ACES CenterLake Forest MappingList of TablesTable B- 1. Summary of grain size parameters for Lake Forest sediment coresamples. . 37v

ACES CenterLake Forest MappingList of FiguresFigure 1. Map of the Lake Forest study area showing aerial imagery andelevation contours. The inset panel shows the location (arrow) relative toBaldwin County. . 11Figure 2. Aerial photography of the study area from 1938 - 2009. . 11Figure 3. Topographic RTK GNSS mapping in D'Olive Creek on May 24, 2016. . 13Figure 4. Modified ocean kayak. . 13Figure 5. The RTK base station location used for the bathymetric mapping. . 14Figure 6. Pre-construction 1958 topographic survey of the Lake Forest area. . 15Figure 7. Overview of the georeferenced 1958 survey shown with 2008 aerialimagery. . 15Figure 8. Map showing the distribution, and values, of elevations digitized fromthe 1958 survey. 16Figure 9. All topographic and bathymetric survey data collected in the LakeForest mapping study. . 18Figure 10. Detailed overview of survey data collected near the Tiawasee Creekdelta. . 18Figure 11. Detailed overview of survey data collected near the delta of D'OliveCreek. . 19Figure 12. Triangulation of the digitized 1958 topographic survey data. . 20Figure 13. Triangulation of the 2016 discrete elevation data within the study area. 20Figure 14. Two-dimensional map of 2016 lake depths (colors, numbers). 21Figure 15. Elevation differences between 1958 and 2016. Positive values (browns)represent shoaling or shallowing of the lake. The negative values (greens)indicate areas where the lake has deepened since 1958. . 23Figure 16. Areas of the lake indicating shoaling greater than (orange) or lessthan (black) 5 ft since 1973. . 23Figure 17. Areas of the lake indicating shoaling greater than (orange) or lessthan (black) 10 ft since 1973. . 24Figure 18. Estimation of shoaling areas by accretional depth over the period1958 to 2016. . 24Figure 19. Estimated sediment volume yield by height above the preconstruction land surface. . 25vi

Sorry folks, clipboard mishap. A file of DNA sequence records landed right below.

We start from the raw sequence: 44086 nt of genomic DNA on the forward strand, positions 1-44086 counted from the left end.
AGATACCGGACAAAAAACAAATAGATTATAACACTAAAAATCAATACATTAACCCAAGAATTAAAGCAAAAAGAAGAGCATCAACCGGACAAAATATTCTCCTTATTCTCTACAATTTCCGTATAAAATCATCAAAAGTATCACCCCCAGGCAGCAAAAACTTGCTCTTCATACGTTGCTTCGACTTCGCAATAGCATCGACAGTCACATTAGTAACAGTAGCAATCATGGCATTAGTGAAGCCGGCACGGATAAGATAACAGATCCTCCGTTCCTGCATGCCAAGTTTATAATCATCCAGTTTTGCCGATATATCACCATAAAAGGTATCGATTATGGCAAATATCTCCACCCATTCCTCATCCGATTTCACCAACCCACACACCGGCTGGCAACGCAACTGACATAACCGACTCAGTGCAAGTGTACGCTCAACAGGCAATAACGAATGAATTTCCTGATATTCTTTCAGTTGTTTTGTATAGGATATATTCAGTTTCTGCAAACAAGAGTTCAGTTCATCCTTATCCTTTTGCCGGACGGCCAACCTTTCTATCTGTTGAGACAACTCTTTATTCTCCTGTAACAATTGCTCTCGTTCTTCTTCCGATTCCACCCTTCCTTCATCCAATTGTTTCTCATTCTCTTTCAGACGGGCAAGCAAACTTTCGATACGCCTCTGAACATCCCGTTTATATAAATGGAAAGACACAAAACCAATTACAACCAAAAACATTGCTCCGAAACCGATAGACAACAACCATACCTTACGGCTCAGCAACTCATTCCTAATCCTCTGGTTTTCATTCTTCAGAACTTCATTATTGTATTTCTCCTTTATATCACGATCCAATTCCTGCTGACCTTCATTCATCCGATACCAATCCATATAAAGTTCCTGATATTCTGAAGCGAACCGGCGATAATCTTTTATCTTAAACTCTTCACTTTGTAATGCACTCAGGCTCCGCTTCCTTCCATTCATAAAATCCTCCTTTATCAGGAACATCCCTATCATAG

ACES CenterLake Forest MappingFigure 20. Estimated sediment volume yield by elevation within the studyboundary. . 26Figure A- 1. Location and identification of elevation profiles within the studyarea. Profiles are labeled by easting coordinate. . 28Figure A- 2. Elevation profiles at transect E1844750. View is of an observer lookingto the west. . 29Figure A- 3. Elevation profiles at transect E1844500. View is of an observer lookingto the west. . 29Figure A- 4. Elevation profiles at transect E1844250. View is of an observer lookingto the west. . 29Figure A- 5. Elevation profiles at transect E1844000. View is of an observer lookingto the west. . 30Figure A- 6. Elevation profiles at transect E1843750. View is of an observer lookingto the west. . 30Figure A- 7. Elevation profiles at transect E1843500. View is of an observer lookingto the west. . 30Figure A- 8. Elevation profiles at transect E1843250. View is of an observer lookingto the west. . 31Figure A- 9. Elevation profiles at transect E1843000. View is of an observer lookingto the west. . 31Figure A- 10. Elevation profiles at transect E1842750. View is of an observerlooking to the west. . 31Figure A- 11. Elevation profiles at transect E1842500. View is of an observerlooking to the west. . 32Figure A- 12. Elevation profiles at transect E1842250. View is of an observerlooking to the west. . 32Figure A- 13. Elevation profiles at transect E1842000. View is of an observerlooking to the west. . 32Figure A- 14. Elevation profiles at transect E1841750. View is of an observerlooking to the west. . 33Figure A- 15. Elevation profiles at transect E1841500. View is of an observerlooking to the west. . 33Figure A- 16. Elevation profiles at transect E1841250. View is of an observerlooking to the west. . 33vii